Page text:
Like one of those ladies who lunch, of whom there are so many in Wimbledon, the tennis championships that have made the south-west London suburb so famous present a carefully made-up face to the world.
But what of Wimbledon beneath the make-up? In the bowels of the All England Club there are some lifts used only by staff, in which the graffiti tells a tale incompatible with the public message that all is sweet and wholesome and strawberry-flavoured. In one lift, a disaffected employee has scribbled – I can hardly bring myself to write this – the words "Fuck Wimbledon!" That is an act of lèse-majesté that you might think sufficient to force the ravens from the Tower of London, or the Wimbledon equivalent, to make the pigeons flee Centre Court. And yet it has had no effect on anyone or anything. It's just a small act of rebellion by someone fed up of working 14-hour shifts, or being bollocked by a self-important boss, or whatever.
He, or she, is probably one of the thousands of youngsters who make the championships tick along no less, in fact rather more, than the stewards and the referees and the line judges. The truth is that Wimbledon is run by a battalion of 20-year-olds. It is they who search the bags, work the tills, serve the drinks, wash the dishes, empty the bins, fold the linen and perform a hundred other small but vital jobs without which Rafa Nadal and Serena Williams would not get on court. Some of them operate without even the pleasure of natural daylight. The waste disposal team, not inappropriately, are like Wombles, scurrying around out of sight in the cavernous spaces underground.
It is not exactly slave labour, of course. Some of these kids are getting £100 a day or more, which at the end of two weeks, plus training days, yields enough for next term's tuition or a second-hand car. But the point is that, like an iceberg, 98 per cent of the monolith that is Wimbledon lies beneath the surface.
Sometimes, during one of those pesky showers, television viewers might be treated to a glimpse behind the scenes, perhaps of the people frantically stringing rackets, or of the full-time seamstress, but of the real nuts and bolts of the operation we never see anything. And actually that also applies higher up the food chain, in fact to the poached salmon and watercress salad level of the food chain, for there is even more corporate hospitality at Wimbledon than most of us realise. Every lunchtime, for example, the fragrant Annabel Croft is ushered in to offer some cultured pearls of wisdom to that day's guests of the Lawn Tennis Association. Sometimes, to their manifest delight, the former British No 1 confides a little bit of gossip. On Thursday, she told them that Venus Williams habitually eats like a horse before she goes out to play, but since the new locker-room rules banning food has had to smuggle it in and stuff herself in the loo.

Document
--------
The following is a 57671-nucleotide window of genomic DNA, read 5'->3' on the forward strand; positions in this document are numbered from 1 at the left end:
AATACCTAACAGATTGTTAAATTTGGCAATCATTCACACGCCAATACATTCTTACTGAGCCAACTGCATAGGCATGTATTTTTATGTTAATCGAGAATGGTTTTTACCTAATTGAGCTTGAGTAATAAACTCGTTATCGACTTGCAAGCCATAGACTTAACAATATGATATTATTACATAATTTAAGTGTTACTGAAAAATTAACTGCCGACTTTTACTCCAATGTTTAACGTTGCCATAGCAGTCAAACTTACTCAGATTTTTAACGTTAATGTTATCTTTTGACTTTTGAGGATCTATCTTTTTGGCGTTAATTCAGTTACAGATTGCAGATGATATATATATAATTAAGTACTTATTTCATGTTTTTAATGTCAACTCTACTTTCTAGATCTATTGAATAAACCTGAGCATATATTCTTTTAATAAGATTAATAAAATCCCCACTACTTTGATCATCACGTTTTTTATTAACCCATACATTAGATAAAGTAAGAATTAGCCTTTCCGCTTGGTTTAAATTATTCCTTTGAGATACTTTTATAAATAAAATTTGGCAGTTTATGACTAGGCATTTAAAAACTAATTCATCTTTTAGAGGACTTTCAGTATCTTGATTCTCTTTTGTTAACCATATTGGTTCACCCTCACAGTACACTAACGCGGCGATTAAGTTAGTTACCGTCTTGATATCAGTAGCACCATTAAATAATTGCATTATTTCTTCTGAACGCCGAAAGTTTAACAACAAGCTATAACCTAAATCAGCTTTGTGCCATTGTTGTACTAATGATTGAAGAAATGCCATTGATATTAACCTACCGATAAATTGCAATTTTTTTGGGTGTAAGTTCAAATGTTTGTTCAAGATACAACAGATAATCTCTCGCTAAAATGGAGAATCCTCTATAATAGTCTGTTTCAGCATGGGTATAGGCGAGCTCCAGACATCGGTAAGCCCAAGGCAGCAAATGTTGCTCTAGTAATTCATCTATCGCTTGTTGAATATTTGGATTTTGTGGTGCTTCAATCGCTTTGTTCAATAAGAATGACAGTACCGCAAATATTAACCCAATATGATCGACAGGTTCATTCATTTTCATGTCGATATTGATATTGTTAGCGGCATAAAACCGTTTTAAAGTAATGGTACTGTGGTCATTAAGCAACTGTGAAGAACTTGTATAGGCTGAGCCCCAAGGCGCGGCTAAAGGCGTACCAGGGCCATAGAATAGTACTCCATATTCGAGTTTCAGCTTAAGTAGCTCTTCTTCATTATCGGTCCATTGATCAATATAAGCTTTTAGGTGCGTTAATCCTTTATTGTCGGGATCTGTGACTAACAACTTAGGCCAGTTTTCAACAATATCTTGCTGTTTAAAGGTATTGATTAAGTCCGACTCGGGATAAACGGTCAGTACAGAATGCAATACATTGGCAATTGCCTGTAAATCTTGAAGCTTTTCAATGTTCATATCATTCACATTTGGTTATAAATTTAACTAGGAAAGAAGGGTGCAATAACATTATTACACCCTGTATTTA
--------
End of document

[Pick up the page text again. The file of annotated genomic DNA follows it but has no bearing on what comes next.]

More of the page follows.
Croft, I should think, makes a much more lucrative living out of tennis than she ever did when she was engaged in the demanding carry-on of hitting a ball over a net. But Wimbledon fortnight represents the biggest opportunity all year to coin it, not just for her but all the way down to the Orinocos, Bungos and Great-Uncle Bulgarias sorting out the rubbish, to say nothing of the malcontents with their marker pens.
Much Wenlock takes gold in pioneering the modern Olympics
The continuing brouhaha over Olympics tickets seems to call for a reflection on simpler times and, with perfect timing, a lovely book has just been published, written by Catherine Beale and called Born Out of Wenlock. It tells the absorbing story, with which some of us are familiar, but nowhere near familiar enough, of how the small Shropshire market town of Much Wenlock, and the efforts and vision of a Victorian surgeon, William Penny Brookes, gave rise to the modern Olympic movement.
The father of the Olympic Games as we know them is generally held to be a Frenchman, Pierre de Coubertin but, without the slightest doubt, Brookes was the grandfather. He it was who formed the Wenlock Olympian Society, and from 1850 invited competitors from all social backgrounds to take part in the Wenlock Olympian Games. In October 1890 Coubertin went to Much Wenlock to have a look for himself. Until then, Beale informs us, he had never uttered the words "Olympic Games" except in derision. Within four years he had formed the International Olympic Committee, and the rest is history, and ticketing cock-ups.
Zeros to heroes – it's o-ver to you
In the Wimbledon media bar late on Wednesday evening, I sat with two fellow hacks, and, in that way I have of raising the important topics of the moment, invited them to name the three former England footballers (male) whose surnames contain three Os. It must have been the lateness of the hour, or perhaps the couple of glasses of wine quaffed, but they thought and thought and then gave up. So, over to you.